She stood in front of the door, her claws tapping against the cool cobblestones as she contemplated the building. This street only had two entrances. A homeless man had seen the Wolfos and a large Hylian dart through one, so she knew they’d gone down here. Facing the other entrance on the road this street dumped out on was a jewelry store, and the greeter outside had been so shocked at the idea of a Wolfos walking through the city that Squamata was reasonably certain Varus hadn’t exited the street. She’d checked around anyway just in case the greeter had missed them and had found no clues. Either the man had gone through one of the houses on this street and up onto the rooftops or he was in here. It was the only shop on the street, the only publicly accessible building. She wasn’t sure he was inside, but it was very likely, especially when she remembered the patches of plucked herbs she’d come across in the forest. This was an Herbs shop- perhaps Varus made money as a gatherer of some kind.

    Squamata stepped up onto the doorstep and paused. Kneeling down, she ran a claw along a small puddle, barely an inch wide and almost completely dried. She lowered her face to the stone and sniffed. Wolfos slobber. So, they were here after all.

    There was a window to the side, its wooden frame lined with vines of sweet smelling flowers. Squamata glided over and stood next to it, her back against the wall, her eyes closed, listening.

    Two voices: a man’s and a woman’s. The woman was likely old, judging by its sound, and she talked much more than the man. She hadn’t heard Varus speak much, but she was pretty sure that the man she heard was him. She stayed there, perfectly still amid the flowers, listening for several minutes. She didn’t hear a single other person in there, though she did make out the Wolfos’ pants from time to time.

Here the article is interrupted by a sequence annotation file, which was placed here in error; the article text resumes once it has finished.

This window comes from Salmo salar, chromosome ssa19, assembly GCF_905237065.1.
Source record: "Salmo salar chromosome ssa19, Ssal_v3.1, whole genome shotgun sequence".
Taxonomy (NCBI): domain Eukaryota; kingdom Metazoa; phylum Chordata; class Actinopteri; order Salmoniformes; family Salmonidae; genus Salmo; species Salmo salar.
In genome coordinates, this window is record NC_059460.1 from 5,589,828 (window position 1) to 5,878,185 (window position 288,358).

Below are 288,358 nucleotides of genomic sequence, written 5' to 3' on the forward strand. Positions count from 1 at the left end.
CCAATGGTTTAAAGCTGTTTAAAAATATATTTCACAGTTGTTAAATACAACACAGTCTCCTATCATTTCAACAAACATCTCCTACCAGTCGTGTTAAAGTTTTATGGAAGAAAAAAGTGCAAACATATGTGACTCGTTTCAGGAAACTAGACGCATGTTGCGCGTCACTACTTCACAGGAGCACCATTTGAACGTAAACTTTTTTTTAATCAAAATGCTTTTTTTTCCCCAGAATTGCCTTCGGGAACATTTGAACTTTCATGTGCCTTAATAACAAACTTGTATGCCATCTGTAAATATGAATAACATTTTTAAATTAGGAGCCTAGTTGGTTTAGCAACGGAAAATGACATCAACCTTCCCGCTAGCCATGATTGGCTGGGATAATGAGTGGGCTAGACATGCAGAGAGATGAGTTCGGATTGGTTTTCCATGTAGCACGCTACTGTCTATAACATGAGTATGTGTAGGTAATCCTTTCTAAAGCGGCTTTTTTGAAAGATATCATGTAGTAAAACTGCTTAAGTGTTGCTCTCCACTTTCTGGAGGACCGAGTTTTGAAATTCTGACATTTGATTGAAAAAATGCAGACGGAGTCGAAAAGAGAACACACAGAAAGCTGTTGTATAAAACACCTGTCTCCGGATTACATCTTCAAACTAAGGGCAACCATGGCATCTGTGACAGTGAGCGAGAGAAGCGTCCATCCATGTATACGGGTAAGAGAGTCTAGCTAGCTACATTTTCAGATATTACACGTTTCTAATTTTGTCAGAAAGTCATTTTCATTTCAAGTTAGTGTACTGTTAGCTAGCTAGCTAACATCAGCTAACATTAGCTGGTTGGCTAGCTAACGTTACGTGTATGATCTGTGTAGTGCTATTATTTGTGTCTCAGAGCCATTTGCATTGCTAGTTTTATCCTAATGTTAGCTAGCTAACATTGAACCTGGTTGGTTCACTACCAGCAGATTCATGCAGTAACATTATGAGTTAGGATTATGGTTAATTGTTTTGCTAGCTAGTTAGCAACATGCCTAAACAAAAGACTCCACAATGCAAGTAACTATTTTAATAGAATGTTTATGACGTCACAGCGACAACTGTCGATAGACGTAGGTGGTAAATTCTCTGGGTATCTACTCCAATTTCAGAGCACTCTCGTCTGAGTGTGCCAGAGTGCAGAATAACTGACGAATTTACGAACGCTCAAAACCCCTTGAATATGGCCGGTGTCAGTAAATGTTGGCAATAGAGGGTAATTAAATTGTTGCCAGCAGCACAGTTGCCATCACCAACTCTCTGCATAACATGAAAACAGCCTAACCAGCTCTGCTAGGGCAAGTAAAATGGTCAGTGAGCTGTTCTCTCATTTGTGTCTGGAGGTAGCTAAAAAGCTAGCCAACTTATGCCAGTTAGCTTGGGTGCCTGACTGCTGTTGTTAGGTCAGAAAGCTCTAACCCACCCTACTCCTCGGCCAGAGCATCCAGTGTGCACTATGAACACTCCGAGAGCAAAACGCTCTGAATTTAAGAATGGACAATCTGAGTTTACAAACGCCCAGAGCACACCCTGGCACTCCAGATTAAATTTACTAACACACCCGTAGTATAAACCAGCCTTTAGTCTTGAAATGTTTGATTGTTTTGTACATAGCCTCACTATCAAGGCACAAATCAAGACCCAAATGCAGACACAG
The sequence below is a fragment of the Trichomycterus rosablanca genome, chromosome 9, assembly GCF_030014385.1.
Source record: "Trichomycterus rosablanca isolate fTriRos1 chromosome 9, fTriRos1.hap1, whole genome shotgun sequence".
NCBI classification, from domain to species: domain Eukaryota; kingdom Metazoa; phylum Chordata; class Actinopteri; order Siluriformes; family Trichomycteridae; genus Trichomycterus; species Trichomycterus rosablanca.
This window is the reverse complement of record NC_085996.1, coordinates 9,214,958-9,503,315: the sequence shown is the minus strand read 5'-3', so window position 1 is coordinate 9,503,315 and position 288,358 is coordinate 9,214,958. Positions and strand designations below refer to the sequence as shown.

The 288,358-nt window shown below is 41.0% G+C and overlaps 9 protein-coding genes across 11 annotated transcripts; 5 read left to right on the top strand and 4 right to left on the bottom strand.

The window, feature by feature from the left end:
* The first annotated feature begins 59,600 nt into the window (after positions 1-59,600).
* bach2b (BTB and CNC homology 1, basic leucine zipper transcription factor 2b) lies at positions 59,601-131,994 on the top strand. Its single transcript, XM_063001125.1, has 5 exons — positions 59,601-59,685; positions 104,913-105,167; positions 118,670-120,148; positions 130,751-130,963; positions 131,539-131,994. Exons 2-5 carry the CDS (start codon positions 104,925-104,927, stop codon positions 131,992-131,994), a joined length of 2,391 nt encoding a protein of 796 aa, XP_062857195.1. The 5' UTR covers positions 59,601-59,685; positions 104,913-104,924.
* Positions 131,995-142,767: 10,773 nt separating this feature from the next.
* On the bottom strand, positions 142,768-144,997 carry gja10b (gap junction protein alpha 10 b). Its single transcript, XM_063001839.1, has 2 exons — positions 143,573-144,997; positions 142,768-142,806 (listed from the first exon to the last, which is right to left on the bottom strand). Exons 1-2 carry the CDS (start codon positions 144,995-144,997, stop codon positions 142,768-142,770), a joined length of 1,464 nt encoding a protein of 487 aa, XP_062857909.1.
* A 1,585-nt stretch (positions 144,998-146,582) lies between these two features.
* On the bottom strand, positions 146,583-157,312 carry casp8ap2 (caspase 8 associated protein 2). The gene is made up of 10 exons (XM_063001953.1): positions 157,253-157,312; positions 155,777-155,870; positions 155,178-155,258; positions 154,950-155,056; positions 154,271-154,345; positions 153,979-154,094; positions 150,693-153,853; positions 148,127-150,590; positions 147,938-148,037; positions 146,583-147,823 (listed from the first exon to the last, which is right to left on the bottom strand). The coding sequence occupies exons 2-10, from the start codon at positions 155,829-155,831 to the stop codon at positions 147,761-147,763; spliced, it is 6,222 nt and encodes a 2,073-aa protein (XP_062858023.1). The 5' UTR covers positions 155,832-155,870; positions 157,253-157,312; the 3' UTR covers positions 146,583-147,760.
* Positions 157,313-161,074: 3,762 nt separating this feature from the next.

A thrill of satisfaction coursed through her. She’d done it. She’d finally pinned down Varus, and by the sound of things he was totally unaware of her. Adrenaline beat through her with each quickened heartbeat, but she maintained control and kept her motionless vigil. What now? That Wolfos never seemed to leave Varus’ side, and two against one were odds she didn’t like. Varus was an archer, judging from how he’d disposed of those Moblins (and the other dead forest creatures he’d hunted over the last weeks), and since Squamata couldn’t use any weapons but her fists and her iron arm guard he’d have the advantage unless she kept things close.

    She was definitely in a bad spot. The Wolfos could hound her and press her back while Varus made distance and shot her from afar. Not to mention if she fought openly in the city the guards would surely hang her. Finding the killer was nothing if she couldn’t stop him from attempting to murder another of her kind- she had to put him down.

    Squamata smiled and finally pushed off the wall. She crossed back to the front door. There was an ideal environment right at hand that would solve all her worries. “Excuse me,” she said, pitching her voice up a bit and dampening her Midoran accent, “are you still open? I’m looking for some chickweed, my sister’s having her monthly pains and says it’s the only thing that helps. Hello?”